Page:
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Author Thomas Howard Ray replied on Mar. 13, 2015 @ 21:03 GMT
Well, Jim, all I can say is that if you agree with Max's ERH table (slide 14 in this PowerPoint: www.fqxi.org/iceland/images/Iceland%20Talks/tegmark.ppt) you'll find my view at the extreme of "less baggage."

I am a rationalist. An external reality and metaphysical realism are fundamental assumptions.

Thanks for the note. I'll get to your essay when I can.

Best,

Tom

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James Lee Hoover replied on Mar. 26, 2015 @ 00:55 GMT
Tom,

Thank for taking the time to read my essay. I am not a mathematician but more another reading brought me closer to your well-thought-out vision and argument.

Jim

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Author Thomas Howard Ray replied on Mar. 26, 2015 @ 01:50 GMT
That's very kind of you, Jim. Thanks!

Best,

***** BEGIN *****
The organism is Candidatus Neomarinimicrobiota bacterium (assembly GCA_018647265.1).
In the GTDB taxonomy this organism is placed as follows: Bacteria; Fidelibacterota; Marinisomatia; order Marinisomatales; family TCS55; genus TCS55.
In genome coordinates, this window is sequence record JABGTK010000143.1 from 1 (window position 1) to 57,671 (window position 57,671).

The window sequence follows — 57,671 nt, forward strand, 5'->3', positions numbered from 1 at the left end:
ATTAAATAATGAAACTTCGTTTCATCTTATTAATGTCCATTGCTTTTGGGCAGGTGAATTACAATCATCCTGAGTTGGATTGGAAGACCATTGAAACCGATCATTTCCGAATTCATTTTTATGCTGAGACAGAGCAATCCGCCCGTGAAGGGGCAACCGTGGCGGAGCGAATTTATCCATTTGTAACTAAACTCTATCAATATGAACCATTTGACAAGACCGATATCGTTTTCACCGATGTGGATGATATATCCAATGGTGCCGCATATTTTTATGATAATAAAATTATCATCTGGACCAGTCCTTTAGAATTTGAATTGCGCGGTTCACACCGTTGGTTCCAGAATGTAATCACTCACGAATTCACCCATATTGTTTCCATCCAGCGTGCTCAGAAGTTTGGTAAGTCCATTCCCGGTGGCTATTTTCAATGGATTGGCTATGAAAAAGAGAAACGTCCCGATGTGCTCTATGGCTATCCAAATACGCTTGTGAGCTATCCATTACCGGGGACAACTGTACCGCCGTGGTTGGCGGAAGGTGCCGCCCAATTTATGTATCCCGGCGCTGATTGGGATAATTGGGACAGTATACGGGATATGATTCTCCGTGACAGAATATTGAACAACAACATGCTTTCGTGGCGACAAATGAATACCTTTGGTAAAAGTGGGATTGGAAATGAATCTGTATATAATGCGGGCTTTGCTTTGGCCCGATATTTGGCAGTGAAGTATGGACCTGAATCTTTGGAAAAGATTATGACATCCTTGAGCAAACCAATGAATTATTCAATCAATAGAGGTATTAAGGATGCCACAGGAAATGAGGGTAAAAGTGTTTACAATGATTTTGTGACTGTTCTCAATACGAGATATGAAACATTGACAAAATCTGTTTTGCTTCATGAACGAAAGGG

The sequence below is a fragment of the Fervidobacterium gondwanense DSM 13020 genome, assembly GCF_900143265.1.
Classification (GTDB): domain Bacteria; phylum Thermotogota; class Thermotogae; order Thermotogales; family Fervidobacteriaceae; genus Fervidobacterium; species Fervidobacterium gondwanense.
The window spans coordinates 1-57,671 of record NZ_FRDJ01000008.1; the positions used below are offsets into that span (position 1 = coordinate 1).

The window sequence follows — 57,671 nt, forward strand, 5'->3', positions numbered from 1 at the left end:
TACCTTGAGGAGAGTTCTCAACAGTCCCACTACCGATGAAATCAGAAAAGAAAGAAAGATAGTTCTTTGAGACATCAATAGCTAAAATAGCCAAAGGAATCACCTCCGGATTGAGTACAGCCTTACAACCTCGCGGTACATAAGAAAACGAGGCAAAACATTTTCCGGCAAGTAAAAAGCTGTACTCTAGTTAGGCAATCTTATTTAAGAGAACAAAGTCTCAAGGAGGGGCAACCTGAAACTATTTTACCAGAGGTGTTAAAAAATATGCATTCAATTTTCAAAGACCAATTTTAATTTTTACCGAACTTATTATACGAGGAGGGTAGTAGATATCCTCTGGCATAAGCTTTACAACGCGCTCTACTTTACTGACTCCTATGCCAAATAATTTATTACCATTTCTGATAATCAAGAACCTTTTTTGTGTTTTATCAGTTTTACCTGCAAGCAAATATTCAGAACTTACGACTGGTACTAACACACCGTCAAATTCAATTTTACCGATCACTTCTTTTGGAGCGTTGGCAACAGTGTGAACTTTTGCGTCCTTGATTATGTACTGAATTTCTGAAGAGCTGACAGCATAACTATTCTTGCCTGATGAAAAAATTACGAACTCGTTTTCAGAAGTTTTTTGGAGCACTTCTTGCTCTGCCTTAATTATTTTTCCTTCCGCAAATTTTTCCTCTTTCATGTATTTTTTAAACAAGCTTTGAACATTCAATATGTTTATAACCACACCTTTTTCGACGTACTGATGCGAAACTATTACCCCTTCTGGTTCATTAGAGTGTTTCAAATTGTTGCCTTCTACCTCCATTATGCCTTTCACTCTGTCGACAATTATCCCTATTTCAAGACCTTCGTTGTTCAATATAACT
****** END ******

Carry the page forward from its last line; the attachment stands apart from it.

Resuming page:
Tom

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John R. Cox wrote on Mar. 15, 2015 @ 20:52 GMT
Tom,

I'll start a new thread to get back on topic. I detect a hidden variable in your essay approach, namely the original EPR wave equation which seems to be ignored in speculative arguments about the double slit experiment. EPR's argument was that it could be possible to discover a state of position or momentum of a particle following the correlating event of impact with another without...

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John R. Cox replied on Mar. 16, 2015 @ 12:37 GMT
Tom,